The Best Interface Is No Interface

Golden Krishna, at Cooper writes:> As Donald Norman said in 1990, “The real problem with the interface is that it is an interface. Interfaces get in the way. I don’t want to focus my energies on an interface. I want to focus on the job…I don’t want to think of myself as using a computer, I want to think of myself as doing my job.”

It’s time for us to move beyond screen-based thinking. Because when we think in screens, we design based upon a model that is inherently unnatural, inhumane, and has diminishing returns. It requires a great deal of talent, money and time to make these systems somewhat usable, and after all that effort, the software can sadly, only truly improve with a major overhaul. The entire article is an excellent look at typical pedestrian interfaces that are seen these days versus interfaces that take great pains to anticipate the normal user behavior of a task and tries to solve it in the same way using a well designed interface.

Time and Taste

Marco Arment, at writes:

Improving poor taste in upper leadership is almost as difficult as treating severe paranoia: people who don’t value taste and design will rarely recognize these shortcomings or seek to improve them. With very few exceptions, companies that put out tasteless, poorly designed products will usually never change course. Anyone who wants to compete well against Apple is going to need good taste at the top and deep-rooted design values throughout the company.

Chris Prillo's Dad Compares Windows 8 to OS X

Chris Prillo, incensed that Microsoft's design for Windows 8 is hostile to new or novice users, tries to prove a point by videoing this father trying to use Windows 8 for the first time. Prior to this, he had only used Windows XP. A day later, he videoed this father doing the same, but for OS X. His dad is an iPhone and iPad user, but had never used an actual Mac. Watch:

Is Google Plus's Problem One of Design?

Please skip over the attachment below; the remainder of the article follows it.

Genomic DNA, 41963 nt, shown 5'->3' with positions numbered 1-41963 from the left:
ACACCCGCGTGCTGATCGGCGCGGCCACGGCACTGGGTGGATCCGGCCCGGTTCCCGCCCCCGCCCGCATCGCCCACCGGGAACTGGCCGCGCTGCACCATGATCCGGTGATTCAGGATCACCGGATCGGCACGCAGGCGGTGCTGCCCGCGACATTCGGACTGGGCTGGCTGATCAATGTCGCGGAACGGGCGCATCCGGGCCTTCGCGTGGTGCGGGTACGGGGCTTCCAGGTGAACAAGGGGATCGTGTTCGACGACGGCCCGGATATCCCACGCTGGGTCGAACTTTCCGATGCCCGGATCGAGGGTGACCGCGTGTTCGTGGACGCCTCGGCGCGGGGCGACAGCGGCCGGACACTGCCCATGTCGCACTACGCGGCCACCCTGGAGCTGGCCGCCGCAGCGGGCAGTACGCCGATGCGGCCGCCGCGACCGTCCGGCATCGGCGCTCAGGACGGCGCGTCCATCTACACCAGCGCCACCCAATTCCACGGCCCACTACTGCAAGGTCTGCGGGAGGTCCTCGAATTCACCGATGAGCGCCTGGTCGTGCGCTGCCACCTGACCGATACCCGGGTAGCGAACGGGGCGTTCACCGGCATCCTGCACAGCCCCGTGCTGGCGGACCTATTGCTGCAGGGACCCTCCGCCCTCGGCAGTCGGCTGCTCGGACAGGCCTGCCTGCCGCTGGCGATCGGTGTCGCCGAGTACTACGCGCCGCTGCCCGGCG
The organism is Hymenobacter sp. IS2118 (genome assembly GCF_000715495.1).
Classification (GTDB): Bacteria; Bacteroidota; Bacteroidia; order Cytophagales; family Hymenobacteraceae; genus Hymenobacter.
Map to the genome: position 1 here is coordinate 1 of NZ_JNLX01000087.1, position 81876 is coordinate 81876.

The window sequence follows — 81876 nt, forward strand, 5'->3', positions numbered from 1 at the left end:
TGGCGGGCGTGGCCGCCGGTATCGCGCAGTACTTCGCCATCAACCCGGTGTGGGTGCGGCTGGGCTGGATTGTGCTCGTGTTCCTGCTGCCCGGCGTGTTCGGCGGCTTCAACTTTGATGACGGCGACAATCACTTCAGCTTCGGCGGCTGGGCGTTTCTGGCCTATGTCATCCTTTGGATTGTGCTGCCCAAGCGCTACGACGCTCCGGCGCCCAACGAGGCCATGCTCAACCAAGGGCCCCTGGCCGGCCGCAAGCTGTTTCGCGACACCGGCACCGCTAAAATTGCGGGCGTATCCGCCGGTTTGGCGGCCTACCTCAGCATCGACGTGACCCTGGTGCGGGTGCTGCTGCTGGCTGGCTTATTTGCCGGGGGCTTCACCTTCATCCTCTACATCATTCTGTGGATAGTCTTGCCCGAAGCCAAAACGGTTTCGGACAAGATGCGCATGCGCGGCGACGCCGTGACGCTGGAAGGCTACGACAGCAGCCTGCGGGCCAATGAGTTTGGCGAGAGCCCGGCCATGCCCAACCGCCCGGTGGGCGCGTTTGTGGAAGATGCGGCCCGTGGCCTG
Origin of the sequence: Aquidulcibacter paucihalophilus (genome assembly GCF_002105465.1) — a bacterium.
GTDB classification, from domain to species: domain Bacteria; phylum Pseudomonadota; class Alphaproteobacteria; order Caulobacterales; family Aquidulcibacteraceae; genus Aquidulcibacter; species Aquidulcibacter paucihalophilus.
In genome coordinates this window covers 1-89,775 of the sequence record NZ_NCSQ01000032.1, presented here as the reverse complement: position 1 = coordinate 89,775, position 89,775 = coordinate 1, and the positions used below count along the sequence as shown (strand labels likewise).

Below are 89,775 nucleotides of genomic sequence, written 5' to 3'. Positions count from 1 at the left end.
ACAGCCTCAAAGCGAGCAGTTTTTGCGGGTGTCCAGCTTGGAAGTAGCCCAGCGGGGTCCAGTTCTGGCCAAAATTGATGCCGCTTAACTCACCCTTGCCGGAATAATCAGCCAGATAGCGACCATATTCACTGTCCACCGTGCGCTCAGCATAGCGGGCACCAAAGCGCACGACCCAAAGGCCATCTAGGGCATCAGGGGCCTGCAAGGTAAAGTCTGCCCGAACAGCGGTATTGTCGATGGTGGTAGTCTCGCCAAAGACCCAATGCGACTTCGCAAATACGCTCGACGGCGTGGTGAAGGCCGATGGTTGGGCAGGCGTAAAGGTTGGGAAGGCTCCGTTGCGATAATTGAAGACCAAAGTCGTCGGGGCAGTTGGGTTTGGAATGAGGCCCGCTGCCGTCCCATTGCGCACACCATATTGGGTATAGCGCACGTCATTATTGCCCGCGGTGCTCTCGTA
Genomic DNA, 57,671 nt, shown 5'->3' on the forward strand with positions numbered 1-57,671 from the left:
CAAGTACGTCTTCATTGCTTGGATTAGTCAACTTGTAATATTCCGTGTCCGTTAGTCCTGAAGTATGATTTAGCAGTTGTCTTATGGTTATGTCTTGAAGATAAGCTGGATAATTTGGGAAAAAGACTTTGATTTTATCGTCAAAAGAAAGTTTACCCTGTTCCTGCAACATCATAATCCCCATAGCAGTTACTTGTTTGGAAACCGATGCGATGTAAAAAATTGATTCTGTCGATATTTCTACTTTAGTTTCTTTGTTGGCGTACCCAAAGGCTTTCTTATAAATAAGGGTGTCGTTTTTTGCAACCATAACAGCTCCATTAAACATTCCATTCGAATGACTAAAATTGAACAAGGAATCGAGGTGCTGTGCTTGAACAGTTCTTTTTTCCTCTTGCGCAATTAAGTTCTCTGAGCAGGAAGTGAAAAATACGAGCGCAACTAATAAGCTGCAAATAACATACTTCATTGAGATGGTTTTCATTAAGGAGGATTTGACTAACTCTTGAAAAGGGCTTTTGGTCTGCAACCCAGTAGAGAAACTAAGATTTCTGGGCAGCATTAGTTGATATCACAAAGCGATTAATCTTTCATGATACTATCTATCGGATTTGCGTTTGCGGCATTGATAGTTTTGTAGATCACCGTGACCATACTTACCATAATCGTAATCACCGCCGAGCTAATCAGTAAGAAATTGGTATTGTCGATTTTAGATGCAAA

Nick Bilton, at The New York Times' Bits blog:

We skitter around the world with our smartphone cameras, taking pictures of leaves and sugar cubes and sunsets, then applying filters and making even the mundane look beautiful. Clearly, design is becoming increasingly more relevant to people. Google Plus doesn’t seem to understand that. Google’s iPhone app, for example, looks like a sketch that was never finished. And if you think the iPhone isn’t important for a good social network, just ask Instagram, an iPhone-only photo app that has more than 27 million users. That’s a quarter of Google Plus’s users, and Instagram didn’t need the Google homepage to get there.

The Greatest Paper Map of the United States You’ll Ever See

Seth Stevenson, writing for Slate:

American mapmaking’s most prestigious honor is the “Best of Show” award at the annual competition of the Cartography and Geographic Information Society. The five most recent winners were all maps designed by large, well-known institutions: National Geographic (three times), the Central Intelligence Agency Cartography Center, and the U.S. Census Bureau. But earlier this year, the 38th annual Best of Show award went to a map created by Imus Geographics—which is basically one dude named David Imus working in a farmhouse outside Eugene, Ore. Here is an example of part of the map, the state of Pennsylvania. Please avoid buying one of these for about 10 more minutes (just long enough for me to order my copy before they sell out).

Google Reader Redesign: Terrible Decision or Worst Decision?

Brian Shih, former Project Manager of Google Reader who left google back in July 11:

It's almost as if Google wants to demonstrate that, yes, they don't really get platforms. Instead of improving the G+ API to support Reader as a fully functional 3rd party client (a la Twitter), they've instead crippled the product under the guise of improvements.

Andy Rutledge Redesigns The New York Times

Andy Rutledge, in a post called "News Redux":

Digital news is broken. Actually, news itself is broken. Almost all news organizations have abandoned reporting in favor of editorial; have cultivated reader opinion in place of responsibility; and have traded ethical standards for misdirection and whatever consensus defines as forgivable. And this is before you even lay eyes on what passes for news design on a monitor or device screen these days.